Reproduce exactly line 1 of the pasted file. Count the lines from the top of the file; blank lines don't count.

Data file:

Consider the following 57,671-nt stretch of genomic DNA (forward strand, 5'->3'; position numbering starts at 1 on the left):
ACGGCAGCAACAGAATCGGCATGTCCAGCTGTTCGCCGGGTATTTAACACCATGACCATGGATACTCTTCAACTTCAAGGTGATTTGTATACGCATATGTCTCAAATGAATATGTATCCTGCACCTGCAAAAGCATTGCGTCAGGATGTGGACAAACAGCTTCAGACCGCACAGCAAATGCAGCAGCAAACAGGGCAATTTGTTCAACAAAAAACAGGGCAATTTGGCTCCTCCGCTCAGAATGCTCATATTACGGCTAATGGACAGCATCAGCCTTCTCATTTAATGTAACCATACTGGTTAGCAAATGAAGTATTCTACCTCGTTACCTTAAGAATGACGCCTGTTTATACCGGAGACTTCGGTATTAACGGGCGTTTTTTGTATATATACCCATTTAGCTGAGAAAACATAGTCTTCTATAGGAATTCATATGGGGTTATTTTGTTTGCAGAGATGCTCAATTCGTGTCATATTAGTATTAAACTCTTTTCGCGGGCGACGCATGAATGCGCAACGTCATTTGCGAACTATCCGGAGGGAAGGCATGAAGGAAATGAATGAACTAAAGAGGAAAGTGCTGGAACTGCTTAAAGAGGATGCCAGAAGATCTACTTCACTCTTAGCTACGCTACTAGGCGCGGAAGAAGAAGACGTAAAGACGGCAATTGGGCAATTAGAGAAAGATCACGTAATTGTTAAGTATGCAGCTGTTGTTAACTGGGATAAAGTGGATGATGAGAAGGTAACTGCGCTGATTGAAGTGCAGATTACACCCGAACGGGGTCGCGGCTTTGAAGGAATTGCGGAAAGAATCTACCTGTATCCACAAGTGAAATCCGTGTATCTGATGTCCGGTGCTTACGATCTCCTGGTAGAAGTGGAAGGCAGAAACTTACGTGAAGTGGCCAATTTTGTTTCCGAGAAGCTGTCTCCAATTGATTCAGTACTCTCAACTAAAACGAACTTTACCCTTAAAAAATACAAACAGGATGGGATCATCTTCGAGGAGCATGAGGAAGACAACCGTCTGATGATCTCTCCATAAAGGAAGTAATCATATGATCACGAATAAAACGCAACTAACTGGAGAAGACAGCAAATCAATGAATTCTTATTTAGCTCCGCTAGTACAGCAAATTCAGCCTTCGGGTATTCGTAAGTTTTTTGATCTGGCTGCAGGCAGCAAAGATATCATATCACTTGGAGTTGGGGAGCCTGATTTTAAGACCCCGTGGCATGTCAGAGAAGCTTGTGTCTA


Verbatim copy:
Consider the following 57,671-nt stretch of genomic DNA (forward strand, 5'->3'; position numbering starts at 1 on the left):